praha, the royal bohemian city of 500 spires—photo essay


One of my wanderings in Central and Eastern Europe was through Prague—or Praha in Czech—the economic, political, and cultural centre of Central Europe for most of its 1,100 years of existence. Generally acclaimed as one of the most beautiful cities in the world, it is after London, Paris, Istanbul, and Rome, the fifth most visited European city.

An overnight train from Budapest in a dark, panelled, velvet-clad train compartment took me to the “City of a Hundred Spires” [based on the count of a 19th Century mathematician]; a statistic which has now increased to 500 spires piercing its ethereal skyline. Praha was left largely untouched by the second World War unlike other European cities since Hitler made it a Nazi Germany protectorate in 1939. The result is a precinct pulled straight from the pages of a mythical past: Those that are romanticized and reminiscenced about, and are a treasure trove of art and architectural styles. Continue reading

36 hours in krakow


Krakow is my last stop as I travel through Central Eastern Europe.

The royal capital of Poland, the city is unlike any other I have visited. And yes, this may well sound clichéd, but its past justifies the claim. The Old Town with its Jewish Quarter and Auschwitz II-Birkenau were one of the first to go on UNESCO’s World Heritage List.

Pronounced “Krakuf” in Polish, the medieval city of Krakow is straight from a mythical tale replete with dragons and princes. According to legend the 1,000-year-old city was founded by Krakus, a Polish prince who slayed the evil Wawel Dragon, and went on to build his castle and city over its lair on Wawel Hill by the banks of the River Vistula.

A set of bones of a pleistocene creature hangs over the Wawel Cathedral entrance. I am told they belong to the dragon and “The world will come to its end when the bones will fall on the ground.” Continue reading

global travel shot: remembering german nazi auschwitz, 70 years on



When the bus dropped me off at Auschwitz II–Birkenau—a former German Nazi concentration and extermination camp on the outskirts of Krakow in Poland—on a summer day in 2012, I was not sure what to expect.

I was no stranger to scenes of debased humanity, having wandered through the Killing Fields in Cambodia, and explored the corridors of Robben Island in South Africa. I knew I would see pain, suffering, and the manifestation of an absolute ruthless version of humankind. But to what extent and how it was mourned 70 years on in Auschwitz II–Birkenau gave me both the jitters and hope. It still does. Continue reading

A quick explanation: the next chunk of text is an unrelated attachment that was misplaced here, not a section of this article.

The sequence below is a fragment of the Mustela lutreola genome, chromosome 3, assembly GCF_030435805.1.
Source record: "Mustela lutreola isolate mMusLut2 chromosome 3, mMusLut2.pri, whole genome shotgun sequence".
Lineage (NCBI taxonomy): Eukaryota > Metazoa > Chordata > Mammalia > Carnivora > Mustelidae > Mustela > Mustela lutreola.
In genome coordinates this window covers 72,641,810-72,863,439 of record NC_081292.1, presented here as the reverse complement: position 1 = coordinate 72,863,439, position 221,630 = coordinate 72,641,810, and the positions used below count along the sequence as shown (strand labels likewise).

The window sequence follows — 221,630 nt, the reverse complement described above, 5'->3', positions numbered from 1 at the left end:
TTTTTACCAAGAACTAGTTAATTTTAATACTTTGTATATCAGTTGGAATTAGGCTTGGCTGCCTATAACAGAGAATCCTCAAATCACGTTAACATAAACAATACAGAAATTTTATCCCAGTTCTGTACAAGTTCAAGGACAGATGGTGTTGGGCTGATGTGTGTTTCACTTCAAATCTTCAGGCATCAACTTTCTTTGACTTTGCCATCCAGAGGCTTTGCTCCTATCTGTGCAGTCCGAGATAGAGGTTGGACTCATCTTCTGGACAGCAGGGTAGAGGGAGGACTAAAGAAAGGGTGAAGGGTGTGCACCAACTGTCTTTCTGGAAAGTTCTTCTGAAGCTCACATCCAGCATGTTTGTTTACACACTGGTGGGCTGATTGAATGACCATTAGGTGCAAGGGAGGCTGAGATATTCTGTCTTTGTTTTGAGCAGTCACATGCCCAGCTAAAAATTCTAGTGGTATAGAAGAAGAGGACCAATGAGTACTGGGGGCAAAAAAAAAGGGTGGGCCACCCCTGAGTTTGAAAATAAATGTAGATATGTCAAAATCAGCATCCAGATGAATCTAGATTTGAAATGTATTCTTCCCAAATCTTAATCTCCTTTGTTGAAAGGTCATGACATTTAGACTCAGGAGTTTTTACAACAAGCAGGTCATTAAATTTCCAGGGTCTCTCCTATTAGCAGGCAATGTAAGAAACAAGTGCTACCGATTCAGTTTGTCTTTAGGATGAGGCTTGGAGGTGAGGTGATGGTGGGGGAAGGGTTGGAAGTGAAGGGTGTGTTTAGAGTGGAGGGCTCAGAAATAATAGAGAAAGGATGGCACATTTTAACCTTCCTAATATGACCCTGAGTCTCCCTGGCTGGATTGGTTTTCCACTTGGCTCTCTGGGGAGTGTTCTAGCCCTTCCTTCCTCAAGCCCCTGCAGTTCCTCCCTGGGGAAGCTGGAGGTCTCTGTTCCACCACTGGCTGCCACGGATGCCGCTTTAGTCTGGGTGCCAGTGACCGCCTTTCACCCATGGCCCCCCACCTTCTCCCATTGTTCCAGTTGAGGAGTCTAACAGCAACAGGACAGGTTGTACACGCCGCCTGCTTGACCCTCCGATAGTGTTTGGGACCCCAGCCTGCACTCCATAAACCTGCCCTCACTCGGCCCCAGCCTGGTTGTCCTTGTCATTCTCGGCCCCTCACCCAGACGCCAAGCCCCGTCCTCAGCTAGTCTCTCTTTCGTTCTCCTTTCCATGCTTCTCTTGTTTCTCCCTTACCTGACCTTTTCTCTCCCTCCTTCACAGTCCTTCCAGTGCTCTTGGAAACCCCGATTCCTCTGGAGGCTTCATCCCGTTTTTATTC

once upon a time, there was a fairy tale called buda-pest


“Once upon a time I was young and beautiful. I flirted. I was brash. I was elegant. Time changed me. History scarred me. Will you love me still?”

Lying on the banks of the Danube, the twin cities of Buda and Pest are a bygone romantic fairytale draped in swaths of 60 years of communism, and at present the capital of a nation struggling to find its place in a capitalist world. Budapest demands and deserves delving beyond the obvious as one of Europe’s most popular holiday destinations and beautiful cities; if for no other reason than to just believe in fairy-tales again. Continue reading

empress sisi’s vienna – today

“I am a seagull, of no land,
I call no shore my home,
I am bound to no place,
I fly from wave to wave.”
~ Empress Elisabeth of Austria aka Sisi (1837-1898)

A fervent traveler, the Empress of Austria and Queen of Hungary, Sisi, born Elizabeth, the Duchess of Bavaria, was a beautiful, lonely, reclusive woman. An adamant non-conformist and free spirit, she married her cousin Franz Joseph I, Emperor of Austria (1848–1867) at 17, and spent the rest of her life refusing to carry out the traditional roles of empress, wife or mother expected of her. The death of her eldest child at two, and the suicide of Rudolf, her fourth child, pushed her deeper into her shell. She was assassinated by an Italian anarchist in 1898. Continue reading

medieval squares of eastern europe

On my way to Český Krumlov – South Bohemian folk Baroque architecture (18th-19th Century) around the village green of Holašovice

The fairy tale continued as I traveled deeper into Eastern Europe, the castles becoming more romantic, the squares prettier and the churches more quaint. Meandering cobbled streets worn over the centuries, red tiled roofs competing with the surrounding green hills, and the lone church spire characterize these pockets of history frozen in time, many of them today UNESCO World Heritage Sites. Continue reading

hiking in the tatra mountains

Last year I traveled through Eastern Europe, through fairy tales, castles, medieval squares, expressionless communism, and the other side of Eastern Europe – the mighty High Tatra Mountain range with its granite bulk towering over the skyline of Slovakia and Poland, as I drove through gentle undulating hills to reach its midst. Continue reading